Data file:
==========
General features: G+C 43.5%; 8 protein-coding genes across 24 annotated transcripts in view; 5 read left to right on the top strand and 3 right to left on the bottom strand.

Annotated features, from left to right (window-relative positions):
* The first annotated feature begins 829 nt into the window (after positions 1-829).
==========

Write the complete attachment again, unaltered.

General features: G+C 43.5%; 8 protein-coding genes across 24 annotated transcripts in view; 5 read left to right on the top strand and 3 right to left on the bottom strand.

Annotated features, from left to right (window-relative positions):
* The first annotated feature begins 829 nt into the window (after positions 1-829).